Heena Khatri, a Bellevue resident who attended the EFA launch, agreed. She said since the Eastside may be doing better economically than other parts of King County, these types of issues have a tendency to be just brushed under the rug.

According to the EFA website, the total population of the cities of Bellevue, Redmond, Kirkland, Issaquah and Sammamish is 385,000. People of color make up 40.4 percent of that and 31.6 percent of the region’s residents were born outside of the United States. That comes to 155,540 and 121,660 people, respectively. Despite those numbers, “We have no office of immigrant and refugee affairs,” the website states.

Lacy, who also started the Eastside Refugee and Immigrant Coalition (ERIC), is working to change this through EFA.

She said we don’t use the term “racial justice” on the Eastside and we cannot advance welcoming in the community if we don’t talk about racial justice.

Debbie Lacy, founder and CEO of Eastside for All addresses the crowd at the organization’s launch.

Debbie Lacy, founder and CEO of Eastside for All addresses the crowd at the organization’s launch.

External advocates needed

While there are definitely people here on the Eastside who are passionate about racial and social justice, the work they are doing is typically secondary to their main roles at their respective agencies, organizations or businesses.

There are a few issues with this.

Lacy said advocates are agitators and disrupters and this can become difficult to do when your paycheck relies on people liking you. And when you depend on specific individuals to do the work, that work can stall out as people come and go.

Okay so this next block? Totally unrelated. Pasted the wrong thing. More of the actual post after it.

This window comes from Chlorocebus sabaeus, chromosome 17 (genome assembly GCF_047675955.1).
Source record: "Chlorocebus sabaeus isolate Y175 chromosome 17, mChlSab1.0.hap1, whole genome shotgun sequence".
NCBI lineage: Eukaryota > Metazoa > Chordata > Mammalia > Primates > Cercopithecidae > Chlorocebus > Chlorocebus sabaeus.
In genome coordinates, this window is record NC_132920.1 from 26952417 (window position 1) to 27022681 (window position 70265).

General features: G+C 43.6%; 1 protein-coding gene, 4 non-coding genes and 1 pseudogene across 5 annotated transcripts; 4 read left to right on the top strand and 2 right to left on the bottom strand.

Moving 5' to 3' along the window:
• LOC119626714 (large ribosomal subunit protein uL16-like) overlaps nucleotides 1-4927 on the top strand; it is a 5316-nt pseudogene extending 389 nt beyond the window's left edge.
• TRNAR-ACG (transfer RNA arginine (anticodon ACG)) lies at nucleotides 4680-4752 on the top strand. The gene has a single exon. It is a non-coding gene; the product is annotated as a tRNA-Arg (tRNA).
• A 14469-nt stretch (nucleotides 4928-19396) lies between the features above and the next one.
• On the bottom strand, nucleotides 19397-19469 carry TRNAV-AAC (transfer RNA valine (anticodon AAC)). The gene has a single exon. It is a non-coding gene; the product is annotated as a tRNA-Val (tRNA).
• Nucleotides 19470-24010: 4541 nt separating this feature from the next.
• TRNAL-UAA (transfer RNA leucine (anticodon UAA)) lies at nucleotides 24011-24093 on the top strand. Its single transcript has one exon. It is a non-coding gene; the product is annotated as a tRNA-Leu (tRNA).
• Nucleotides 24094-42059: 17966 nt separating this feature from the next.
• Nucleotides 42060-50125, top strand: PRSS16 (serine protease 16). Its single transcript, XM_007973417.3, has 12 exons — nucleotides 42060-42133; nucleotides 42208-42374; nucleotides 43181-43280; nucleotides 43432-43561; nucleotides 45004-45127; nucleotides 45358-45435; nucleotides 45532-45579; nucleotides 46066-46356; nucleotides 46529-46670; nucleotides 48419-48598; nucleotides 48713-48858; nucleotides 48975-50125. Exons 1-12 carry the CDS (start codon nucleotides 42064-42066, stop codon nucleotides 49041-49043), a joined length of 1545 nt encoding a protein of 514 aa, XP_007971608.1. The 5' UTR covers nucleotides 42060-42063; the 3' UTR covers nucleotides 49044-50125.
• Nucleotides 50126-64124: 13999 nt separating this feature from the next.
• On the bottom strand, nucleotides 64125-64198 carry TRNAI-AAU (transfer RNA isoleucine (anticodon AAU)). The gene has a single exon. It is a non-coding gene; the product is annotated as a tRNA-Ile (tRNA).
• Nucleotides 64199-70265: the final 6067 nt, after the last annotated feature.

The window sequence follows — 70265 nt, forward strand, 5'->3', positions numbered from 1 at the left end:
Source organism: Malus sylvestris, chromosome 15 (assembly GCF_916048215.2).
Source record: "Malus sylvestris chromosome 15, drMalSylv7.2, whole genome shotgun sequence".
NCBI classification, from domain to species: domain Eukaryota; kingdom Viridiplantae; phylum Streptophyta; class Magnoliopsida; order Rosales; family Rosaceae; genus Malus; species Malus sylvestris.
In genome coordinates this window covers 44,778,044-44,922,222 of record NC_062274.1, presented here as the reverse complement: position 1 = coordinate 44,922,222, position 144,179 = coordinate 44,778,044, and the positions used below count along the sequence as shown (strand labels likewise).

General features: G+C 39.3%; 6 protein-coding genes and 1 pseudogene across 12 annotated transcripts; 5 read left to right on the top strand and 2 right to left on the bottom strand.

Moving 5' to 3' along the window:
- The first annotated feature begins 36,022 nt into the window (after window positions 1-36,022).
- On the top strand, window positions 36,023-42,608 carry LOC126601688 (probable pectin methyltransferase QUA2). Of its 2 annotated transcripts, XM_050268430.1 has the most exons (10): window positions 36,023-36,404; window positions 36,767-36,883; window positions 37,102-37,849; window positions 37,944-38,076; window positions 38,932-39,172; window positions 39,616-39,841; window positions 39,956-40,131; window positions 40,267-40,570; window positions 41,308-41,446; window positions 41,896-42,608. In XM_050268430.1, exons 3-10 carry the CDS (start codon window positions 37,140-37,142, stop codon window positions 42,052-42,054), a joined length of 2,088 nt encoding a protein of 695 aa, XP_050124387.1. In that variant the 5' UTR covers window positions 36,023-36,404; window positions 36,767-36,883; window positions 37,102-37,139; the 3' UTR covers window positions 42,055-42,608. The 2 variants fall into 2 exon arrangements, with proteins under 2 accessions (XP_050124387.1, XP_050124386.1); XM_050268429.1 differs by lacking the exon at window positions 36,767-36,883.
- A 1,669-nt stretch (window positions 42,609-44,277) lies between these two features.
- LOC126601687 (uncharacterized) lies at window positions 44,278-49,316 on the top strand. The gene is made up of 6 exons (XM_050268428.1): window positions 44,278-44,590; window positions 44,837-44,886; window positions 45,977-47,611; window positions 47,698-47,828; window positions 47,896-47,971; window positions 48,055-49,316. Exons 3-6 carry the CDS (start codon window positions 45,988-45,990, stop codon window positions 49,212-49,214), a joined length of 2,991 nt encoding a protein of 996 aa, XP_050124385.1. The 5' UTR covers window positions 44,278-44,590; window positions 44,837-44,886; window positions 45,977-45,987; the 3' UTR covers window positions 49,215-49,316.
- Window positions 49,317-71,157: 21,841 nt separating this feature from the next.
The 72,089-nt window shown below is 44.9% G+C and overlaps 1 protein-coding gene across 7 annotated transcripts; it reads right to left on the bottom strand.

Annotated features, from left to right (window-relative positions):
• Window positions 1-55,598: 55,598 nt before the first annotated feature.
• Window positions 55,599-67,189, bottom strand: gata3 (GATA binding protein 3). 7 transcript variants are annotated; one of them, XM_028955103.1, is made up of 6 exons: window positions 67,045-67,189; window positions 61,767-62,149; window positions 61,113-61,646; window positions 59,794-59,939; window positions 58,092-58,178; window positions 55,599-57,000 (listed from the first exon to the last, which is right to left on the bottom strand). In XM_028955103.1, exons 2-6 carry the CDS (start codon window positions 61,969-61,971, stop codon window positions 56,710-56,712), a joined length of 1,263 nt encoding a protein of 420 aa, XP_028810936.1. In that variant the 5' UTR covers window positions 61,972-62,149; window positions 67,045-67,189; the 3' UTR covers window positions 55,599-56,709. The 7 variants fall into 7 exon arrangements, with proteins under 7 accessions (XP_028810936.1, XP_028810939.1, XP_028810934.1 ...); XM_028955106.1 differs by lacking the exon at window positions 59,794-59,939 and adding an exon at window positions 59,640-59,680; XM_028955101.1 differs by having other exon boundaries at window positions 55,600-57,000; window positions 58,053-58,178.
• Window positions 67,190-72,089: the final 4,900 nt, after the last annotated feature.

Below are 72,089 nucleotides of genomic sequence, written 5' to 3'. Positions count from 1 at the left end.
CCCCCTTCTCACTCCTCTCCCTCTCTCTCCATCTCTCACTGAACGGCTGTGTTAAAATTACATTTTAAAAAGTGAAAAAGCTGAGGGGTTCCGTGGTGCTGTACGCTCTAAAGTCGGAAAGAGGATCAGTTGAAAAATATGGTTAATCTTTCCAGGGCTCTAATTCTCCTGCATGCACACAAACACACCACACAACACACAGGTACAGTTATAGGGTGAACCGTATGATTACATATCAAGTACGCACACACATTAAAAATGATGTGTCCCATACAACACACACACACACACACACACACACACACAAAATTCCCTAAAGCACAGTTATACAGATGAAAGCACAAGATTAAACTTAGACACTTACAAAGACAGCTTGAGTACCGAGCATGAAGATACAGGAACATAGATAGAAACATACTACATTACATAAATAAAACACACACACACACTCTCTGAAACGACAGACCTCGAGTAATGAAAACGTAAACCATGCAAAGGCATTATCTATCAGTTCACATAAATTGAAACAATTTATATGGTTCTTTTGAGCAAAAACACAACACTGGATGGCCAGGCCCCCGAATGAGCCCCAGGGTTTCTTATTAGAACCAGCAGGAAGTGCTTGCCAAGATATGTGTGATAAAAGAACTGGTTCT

There is a difference between having an internal and external advocate. Lacy said there can be a lack of accountability in a community without an external advocate.

Also, there is the very real risk of burnout for people who are doing the work (on top of the rest of their job).

Currently, Lacy said there is a lack of leadership skills and expertise within city governments on the Eastside. She pointed out that we would not see this in any other department such as, for example, economic development.

The Eastside needs people who are competent and can do the job full time, not part time.

“We’re missing some pieces,” she said about the region’s current lack of infrastructure.

A three-pronged approach

While EFA may be just officially launching, its board of directors has already been formed. Lacy introduced them at the event. The board members are Derrick Dotson, Maha Jafarey, Tina Morales, Felix Ngoussou, Fadumo Roble, Samuel Rodriguez and Michelle Williams-Clark.